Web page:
Whereupon Laing's mother looked up from her cup of tea, and said with great indignance, "Ronald, there are certain things we do not discuss."

In other words, yeah, she had a voodoo doll of him and was sticking pins in it all right, but that's not the sort of subject we bring up in polite company...

Strangely Apt Misreadings

Do you ever find yourself misreading a sign, purely by accident? Yesterday on the way back from La Crosse I stopped off at a Kwik Trip for gas. And here's how, at first glance, I read the sign on the gas pump:
WARNING— It is unnatural and dangerous to dispense gasoline into disapproved containers.

Of course, on second glance, actually that read:
WARNING— It is illegal and dangerous to dispense gasoline into unapproved containers.

I like my misreading better. The novelist Walker Percy wrote an interesting essay on "metaphor as mistake." Someone mistold him that a certain bird was a "blue-dollar hawk." Percy was disappointed when he learned the bird was actually called a "blue-darter hawk": "blue-dollar" seemed so much more apt than "blue-darter."

In one of his better-known poems, Dylan Thomas wrote:
Altarwise by owl-light in the half-way house
The gentleman lay graveward with his furies;
Abaddon in the hangnail cracked from Adam,
And, from his fork, a dog among the fairies,
The atlas-eater with a jaw for news,
Bit out the mandrake with to-morrow's scream.

But what was Thomas saying? A poet has to hit the bullseye only a handful of times in his career, to be considered a great poet. But what sort of bullseye is it, that is characterized by what we would ordinarily call missing the target altogether? There is a certain kind of poetry (some people don't care for it, but I'm not one of them) which works, and succeeds, by trafficking heavily in "metaphor as mistake." What in the world is going on here?

Meanwhile, remember, It is unnatural and dangerous to dispense gasoline into disapproved containers.


Tuesday, November 16, 2004

Monday Is Brown, Tuesday Is Violet...

Here's something odd. Yeah, I know, the name of the game is "synaesthesia," but still, it's odd. You see, I've always known which color each day of the week is.

All my life, I've always known that:
  • Monday is light brown

  • Tuesday is violet

  • Wednesday is red

  • Thursday is moss green

  • Friday is yellow

  • Saturday is luminous red

  • Sunday is white

You notice, under this reckoning, Monday is the first day of the week. "Moss green" is a variegated mix of greens. And "luminous red" is red lit up with light from within.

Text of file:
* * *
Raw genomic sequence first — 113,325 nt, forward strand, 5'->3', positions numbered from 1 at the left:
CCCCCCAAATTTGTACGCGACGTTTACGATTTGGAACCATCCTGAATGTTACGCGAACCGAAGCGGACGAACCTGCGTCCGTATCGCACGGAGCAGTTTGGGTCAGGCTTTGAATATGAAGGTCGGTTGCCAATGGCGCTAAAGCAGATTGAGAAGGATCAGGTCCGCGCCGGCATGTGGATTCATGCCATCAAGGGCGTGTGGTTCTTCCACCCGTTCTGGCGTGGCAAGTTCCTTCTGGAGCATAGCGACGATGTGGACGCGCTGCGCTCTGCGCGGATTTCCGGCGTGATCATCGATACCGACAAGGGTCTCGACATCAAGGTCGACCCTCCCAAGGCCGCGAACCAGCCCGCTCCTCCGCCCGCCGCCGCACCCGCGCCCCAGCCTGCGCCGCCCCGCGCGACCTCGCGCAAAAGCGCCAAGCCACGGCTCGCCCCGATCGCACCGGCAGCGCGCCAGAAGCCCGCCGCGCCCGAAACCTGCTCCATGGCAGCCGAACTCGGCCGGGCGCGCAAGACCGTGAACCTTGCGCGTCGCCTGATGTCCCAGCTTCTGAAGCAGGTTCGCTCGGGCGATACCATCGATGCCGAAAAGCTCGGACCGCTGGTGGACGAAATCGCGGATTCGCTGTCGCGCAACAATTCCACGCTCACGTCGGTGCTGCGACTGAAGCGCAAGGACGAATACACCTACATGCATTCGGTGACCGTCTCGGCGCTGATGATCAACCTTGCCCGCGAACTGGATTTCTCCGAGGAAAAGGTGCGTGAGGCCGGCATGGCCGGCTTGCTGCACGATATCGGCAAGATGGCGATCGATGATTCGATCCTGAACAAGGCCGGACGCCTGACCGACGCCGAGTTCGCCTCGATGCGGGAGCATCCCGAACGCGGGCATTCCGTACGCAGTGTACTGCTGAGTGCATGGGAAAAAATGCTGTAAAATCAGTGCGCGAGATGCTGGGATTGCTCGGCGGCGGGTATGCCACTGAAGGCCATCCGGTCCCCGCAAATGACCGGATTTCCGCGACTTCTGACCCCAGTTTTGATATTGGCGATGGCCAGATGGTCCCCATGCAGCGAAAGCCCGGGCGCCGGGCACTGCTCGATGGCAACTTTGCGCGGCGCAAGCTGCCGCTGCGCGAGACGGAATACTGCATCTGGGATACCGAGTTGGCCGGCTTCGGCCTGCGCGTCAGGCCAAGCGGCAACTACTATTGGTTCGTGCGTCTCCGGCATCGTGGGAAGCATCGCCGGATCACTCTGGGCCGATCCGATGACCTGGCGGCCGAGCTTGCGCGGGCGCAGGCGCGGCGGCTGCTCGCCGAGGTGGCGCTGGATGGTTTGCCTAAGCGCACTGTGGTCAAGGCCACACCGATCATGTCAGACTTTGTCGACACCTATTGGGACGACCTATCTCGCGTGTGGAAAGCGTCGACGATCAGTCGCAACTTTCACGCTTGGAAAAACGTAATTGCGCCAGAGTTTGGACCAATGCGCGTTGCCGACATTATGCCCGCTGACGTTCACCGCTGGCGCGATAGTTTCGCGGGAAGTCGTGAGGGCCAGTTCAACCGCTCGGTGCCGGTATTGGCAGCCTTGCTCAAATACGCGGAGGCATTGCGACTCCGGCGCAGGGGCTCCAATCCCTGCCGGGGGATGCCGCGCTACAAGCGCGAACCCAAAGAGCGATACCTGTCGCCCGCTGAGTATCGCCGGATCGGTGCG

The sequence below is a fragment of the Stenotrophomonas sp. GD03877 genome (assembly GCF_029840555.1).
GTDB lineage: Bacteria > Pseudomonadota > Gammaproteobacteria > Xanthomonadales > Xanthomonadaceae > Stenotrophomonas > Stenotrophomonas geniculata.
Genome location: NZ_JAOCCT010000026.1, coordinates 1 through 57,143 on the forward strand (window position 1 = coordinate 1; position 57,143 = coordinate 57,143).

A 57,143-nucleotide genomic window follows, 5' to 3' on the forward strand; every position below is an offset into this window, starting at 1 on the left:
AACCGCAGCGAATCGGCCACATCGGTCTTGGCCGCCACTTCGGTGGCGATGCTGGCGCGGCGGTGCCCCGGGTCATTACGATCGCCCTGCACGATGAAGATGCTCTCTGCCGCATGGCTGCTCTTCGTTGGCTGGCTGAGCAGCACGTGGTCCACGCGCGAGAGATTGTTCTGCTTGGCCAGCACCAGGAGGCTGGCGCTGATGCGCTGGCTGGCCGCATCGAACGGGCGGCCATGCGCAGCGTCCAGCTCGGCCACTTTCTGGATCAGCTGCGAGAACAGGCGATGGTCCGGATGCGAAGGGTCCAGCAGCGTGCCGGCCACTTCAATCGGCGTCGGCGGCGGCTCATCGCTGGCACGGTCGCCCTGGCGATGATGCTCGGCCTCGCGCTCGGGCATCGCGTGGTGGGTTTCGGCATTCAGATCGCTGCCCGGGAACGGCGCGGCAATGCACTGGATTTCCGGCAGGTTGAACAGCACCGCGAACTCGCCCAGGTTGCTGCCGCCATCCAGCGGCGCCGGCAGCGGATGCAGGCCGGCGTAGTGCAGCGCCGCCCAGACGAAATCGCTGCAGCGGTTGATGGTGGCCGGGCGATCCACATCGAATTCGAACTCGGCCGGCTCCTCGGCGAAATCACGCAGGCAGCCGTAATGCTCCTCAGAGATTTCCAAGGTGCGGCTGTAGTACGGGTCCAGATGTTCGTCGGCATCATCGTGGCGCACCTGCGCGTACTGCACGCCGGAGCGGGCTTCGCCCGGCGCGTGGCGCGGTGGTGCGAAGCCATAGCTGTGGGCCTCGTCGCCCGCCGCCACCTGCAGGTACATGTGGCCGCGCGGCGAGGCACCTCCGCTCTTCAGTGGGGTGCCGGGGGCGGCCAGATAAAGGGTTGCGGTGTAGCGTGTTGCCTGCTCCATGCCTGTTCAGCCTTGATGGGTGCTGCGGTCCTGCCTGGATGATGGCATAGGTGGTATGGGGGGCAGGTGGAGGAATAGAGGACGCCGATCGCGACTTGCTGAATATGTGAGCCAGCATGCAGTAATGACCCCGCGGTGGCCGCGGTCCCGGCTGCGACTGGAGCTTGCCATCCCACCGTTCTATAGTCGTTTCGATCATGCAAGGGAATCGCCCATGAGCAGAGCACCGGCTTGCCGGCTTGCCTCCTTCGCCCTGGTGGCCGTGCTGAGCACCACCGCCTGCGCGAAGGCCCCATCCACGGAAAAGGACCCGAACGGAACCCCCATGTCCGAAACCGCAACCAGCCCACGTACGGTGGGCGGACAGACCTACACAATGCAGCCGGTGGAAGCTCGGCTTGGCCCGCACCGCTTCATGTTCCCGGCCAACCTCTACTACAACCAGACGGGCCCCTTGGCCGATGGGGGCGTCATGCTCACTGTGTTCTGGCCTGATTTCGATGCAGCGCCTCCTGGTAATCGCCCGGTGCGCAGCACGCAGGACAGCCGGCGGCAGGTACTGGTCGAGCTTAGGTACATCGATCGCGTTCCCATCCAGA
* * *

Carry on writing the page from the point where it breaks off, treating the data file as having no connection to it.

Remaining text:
There's also a certain burnt smell, sort of like burnt toast, which I've always experienced as a green smell.

Any other synaesthetes out there who can testify to stuff like this, first-hand?


A Throwback to the Age of Mammals

Once several years ago I had this dream, as is recorded in my Book of Dreams:

And this may have been the dream, too, where I was watching out the window, looking out on the deserted street, where P. had a manhole cover off, and crouched over he was bent double with his head down in the manhole. And then getting up he touched his head against the rim of the manhole, and instantly he came up, dancing and lurching in the street as if "Hit my head!", arms up and holding his head, capering bent back all childish and clowny, like some pure, simple child of the earth that he is.

And then in a dream Saturday night, I was going to go back and explore that labyrinth of rooms "in the back of my apartment," so seldom visited and now oft a site of terror, and then people were fleeing in terror, a girl sitting at a desk as if a nurse's desk told me that there were animals back there in those rooms.

And I went back, the hero into the maw of fear, and sure enough, one animal was as big as a hippopotamus, but different looking, with a knobbed head, uintatheric, as if a throwback to the Age of Mammals. And the other animal was even bigger, the size of a house, with a snout like a long, thin elephant's trunk, and the thing was, this animal would shove its trunk right up your ass and suck your internal organs out. And then this creature shoved its snout up the hippo-sized animal's ass, and was going to suck its organs out.


Monday, November 15, 2004

Royal Crown Rules

When it comes to cola, I'm one of those oddballs.

Coke or Pepsi? Neither, please: I much prefer RC Cola. Or as I persist in sometimes calling it, Royal Crown Cola.

I first really got into RC back when I was living in Dubuque. We're talking the fall of 1982 or thereabouts. And I've been drinking it ever since.